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Most privacy and civil liberties campaigning is done wrong, and that's why we're losing.

2 min read

The problem with talking about such matters as government mass surveillance, the end of your right to a private life, rushed data retention laws etc, is that I've so far been forced to engage on a very cerebral level.

I'm forced to discuss things like the balance of risks, fishing expeditions, feature creep, chilling effects, the fact that historically people have more to fear from their own government than any external threat, etc. Peoples eyes tend to glaze over.

Now perhaps I'm particularly bad at talking to people about this stuff, but I notice that a lot of the professional campaigns seem to also be talking in this very dry, logical and abstract way too.

But, all the other side needs to do is say "terrorists will blow you up" or "pedophiles will get your kids", and make some totally unfounded assertions as to the risks, and they instantly win the argument. All this without providing a single shred of evidence as to the necessity or effectiveness of these laws and programs, or even the existence of any kind of threat.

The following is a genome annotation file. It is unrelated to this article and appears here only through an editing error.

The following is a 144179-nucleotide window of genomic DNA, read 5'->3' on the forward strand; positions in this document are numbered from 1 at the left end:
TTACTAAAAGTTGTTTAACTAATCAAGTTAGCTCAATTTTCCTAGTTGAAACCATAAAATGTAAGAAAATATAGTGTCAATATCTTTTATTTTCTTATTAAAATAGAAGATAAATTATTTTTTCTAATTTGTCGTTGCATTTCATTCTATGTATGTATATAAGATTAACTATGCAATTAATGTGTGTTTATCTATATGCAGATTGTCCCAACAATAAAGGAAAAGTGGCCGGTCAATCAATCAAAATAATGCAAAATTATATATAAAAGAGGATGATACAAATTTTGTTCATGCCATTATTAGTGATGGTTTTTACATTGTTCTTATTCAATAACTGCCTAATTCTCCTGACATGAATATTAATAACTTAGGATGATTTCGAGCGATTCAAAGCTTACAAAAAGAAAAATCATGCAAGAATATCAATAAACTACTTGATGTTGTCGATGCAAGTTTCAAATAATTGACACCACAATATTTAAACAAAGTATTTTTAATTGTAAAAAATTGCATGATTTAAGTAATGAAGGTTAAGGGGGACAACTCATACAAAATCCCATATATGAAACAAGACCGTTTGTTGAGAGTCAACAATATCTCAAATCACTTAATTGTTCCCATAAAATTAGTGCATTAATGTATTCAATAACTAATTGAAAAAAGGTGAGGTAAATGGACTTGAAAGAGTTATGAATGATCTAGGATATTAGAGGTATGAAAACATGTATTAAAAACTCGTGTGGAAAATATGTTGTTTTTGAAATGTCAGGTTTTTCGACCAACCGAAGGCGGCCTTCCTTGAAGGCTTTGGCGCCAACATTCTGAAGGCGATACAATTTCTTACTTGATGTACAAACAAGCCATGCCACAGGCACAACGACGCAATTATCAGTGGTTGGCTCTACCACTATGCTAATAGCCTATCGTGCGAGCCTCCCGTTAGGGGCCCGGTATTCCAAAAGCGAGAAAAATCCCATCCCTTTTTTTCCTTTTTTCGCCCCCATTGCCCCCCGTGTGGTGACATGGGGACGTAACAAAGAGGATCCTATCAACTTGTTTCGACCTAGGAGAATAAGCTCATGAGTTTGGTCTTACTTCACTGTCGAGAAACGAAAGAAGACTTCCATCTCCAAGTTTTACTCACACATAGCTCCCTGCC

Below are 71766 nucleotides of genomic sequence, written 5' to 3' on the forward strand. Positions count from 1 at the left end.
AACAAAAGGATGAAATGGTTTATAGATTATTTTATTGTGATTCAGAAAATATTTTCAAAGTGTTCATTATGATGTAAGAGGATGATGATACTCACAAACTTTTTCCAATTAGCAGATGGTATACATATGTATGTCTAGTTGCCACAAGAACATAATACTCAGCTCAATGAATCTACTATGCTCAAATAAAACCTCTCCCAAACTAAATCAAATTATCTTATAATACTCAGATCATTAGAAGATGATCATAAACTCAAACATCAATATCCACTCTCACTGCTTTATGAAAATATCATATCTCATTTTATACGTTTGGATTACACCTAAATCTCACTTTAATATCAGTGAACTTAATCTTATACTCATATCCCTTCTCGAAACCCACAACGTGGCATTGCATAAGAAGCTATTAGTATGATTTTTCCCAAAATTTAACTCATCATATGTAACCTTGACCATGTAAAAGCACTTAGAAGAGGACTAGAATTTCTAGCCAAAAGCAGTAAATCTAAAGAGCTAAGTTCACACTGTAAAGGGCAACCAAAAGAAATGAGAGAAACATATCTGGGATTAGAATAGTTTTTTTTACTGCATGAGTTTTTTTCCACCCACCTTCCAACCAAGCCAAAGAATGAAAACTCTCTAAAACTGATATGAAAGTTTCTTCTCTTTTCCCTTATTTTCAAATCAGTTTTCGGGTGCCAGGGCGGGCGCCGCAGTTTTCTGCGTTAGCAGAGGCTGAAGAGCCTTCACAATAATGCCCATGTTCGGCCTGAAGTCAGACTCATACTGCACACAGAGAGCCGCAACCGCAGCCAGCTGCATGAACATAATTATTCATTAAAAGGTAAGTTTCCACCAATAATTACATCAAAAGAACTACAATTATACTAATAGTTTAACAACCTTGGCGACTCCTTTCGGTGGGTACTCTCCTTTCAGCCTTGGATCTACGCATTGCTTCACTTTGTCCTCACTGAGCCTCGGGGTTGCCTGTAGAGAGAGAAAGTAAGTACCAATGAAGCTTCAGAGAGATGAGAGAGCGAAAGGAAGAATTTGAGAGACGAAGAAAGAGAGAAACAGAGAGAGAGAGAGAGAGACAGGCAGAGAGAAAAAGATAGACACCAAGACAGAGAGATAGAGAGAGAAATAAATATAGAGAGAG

They can do this because they don't make an argument from reason, they make an argument from emotion. This taps directly into our irrational hind brain, bypassing any reason or understanding of the real level of risk.

We, as privacy campaigners need to start framing or objections to connect with people on an emotional level. To really internalise the threat these programs and laws represent to them and their children.

Of course, I'm having a hard time working out how...